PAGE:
The Difference Between Misdemeanor and Felony Domestic Battery

Under Illinois law, domestic battery is serious offense. Even a first offense can have lasting and permanent damage on the future of someone accused or convicted of this crime. For this reason, it is important to consult an experienced and knowledgeable Chicago criminal defense attorney right away if you or someone you know is facing these charges.

Domestic Battery Explained

State law places domestic battery into two categories: (1) when a defendant causes bodily harm to any family or household member, and (2) when a defendant’s act involves contact of an insulting or provoking nature with any family or household member. In both cases, the government bears the burden of proving beyond a reasonable doubt that the action was committed without legal justification and was intentionally or knowingly done.

A “family or household member includes”:

  • spouses or former spouses;
  • persons who share or formerly shared a common dwelling;
  • parents, children/stepchildren, and other persons related by blood or marriage (present or prior);
  • persons who have or allegedly have a child in common, and those who share or allegedly share a blood relationship through a child;
  • persons who are dating or are engaged; and
  • persons with a disability and their assistant(s)/caregiver(s).

Felony or Misdemeanor

Under Illinois Criminal Code, section 720 ILCS 5/12-3.2, a first offense domestic battery is generally a Class A misdemeanor. The maximum penalty for a Class A misdemeanor is up to one year in jail and a fine of no more than $2,500.00. The minimum sentence for this charge is a conviction, which cannot be expunged or sealed. In other words, a misdemeanor conviction of domestic battery remains on a person’s permanent criminal record. Unlike other misdemeanors, a defendant charged with a domestic battery is not eligible for court supervision. For these reasons, it is important to hire an aggressive Chicago criminal defense attorney immediately if you or someone you know has been charged with domestic battery.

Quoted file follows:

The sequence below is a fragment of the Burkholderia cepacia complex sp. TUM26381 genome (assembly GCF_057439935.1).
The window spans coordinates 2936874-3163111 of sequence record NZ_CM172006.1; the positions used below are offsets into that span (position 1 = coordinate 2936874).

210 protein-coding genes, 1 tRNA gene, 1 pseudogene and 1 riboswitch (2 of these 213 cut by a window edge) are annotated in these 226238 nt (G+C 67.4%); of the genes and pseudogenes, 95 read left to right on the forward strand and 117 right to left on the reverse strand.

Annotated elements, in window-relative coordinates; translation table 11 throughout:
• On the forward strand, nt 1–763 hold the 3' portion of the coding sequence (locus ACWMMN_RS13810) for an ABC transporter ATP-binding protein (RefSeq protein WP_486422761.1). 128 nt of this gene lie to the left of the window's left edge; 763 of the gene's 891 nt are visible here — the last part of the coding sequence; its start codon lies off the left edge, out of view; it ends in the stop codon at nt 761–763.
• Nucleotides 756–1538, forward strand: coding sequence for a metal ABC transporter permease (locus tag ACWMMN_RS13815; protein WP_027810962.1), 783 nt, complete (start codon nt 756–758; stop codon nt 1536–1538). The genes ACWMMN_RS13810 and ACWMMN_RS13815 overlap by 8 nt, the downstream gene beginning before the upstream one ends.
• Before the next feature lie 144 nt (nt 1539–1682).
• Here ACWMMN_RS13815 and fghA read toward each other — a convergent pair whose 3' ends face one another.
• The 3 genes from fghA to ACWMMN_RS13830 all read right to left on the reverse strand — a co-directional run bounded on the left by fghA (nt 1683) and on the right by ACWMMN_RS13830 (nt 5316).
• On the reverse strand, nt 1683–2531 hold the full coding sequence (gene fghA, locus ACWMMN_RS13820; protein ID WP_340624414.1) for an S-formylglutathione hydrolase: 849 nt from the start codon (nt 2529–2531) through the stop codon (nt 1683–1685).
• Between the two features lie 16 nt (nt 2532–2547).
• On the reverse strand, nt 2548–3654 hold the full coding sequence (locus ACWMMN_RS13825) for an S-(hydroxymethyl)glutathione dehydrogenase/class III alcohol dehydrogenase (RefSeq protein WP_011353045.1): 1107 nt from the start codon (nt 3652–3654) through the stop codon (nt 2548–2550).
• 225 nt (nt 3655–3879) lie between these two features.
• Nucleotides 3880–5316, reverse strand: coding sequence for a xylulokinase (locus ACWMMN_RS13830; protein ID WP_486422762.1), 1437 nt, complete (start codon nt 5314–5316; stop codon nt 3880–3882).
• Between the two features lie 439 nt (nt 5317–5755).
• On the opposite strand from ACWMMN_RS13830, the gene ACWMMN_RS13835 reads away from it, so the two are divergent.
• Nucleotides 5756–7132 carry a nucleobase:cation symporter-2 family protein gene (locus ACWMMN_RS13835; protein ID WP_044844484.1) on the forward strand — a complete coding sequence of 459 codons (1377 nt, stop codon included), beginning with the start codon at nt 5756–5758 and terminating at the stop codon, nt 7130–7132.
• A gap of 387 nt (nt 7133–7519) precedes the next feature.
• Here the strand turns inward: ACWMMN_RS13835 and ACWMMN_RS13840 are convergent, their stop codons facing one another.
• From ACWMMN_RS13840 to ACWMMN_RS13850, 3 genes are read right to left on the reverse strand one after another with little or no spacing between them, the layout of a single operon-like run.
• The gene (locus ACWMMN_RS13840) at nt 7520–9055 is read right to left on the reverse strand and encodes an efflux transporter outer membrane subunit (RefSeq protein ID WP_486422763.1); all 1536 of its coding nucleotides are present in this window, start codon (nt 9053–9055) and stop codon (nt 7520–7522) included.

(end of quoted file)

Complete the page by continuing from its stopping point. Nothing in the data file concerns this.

If the accused has a prior domestic battery conviction, has violated an order of protection, or some other aggravating factor is present, a subsequent charge can be classified as a Class 4 felony. The penalty for a Class 4 felony conviction of domestic battery includes a prison sentence of one to 3 years.

Criminal Defense in Chicago

There may be several possible defenses available to an individual accused of domestic battery. A knowledgeable Chicago criminal defense attorney can carefully examine the fact of your case and determine the best legal strategy for you. Attorney Steven Goldman has years of experience defending clients across the greater Chicago area. Call (773) 484-3131 for an initial consultation.


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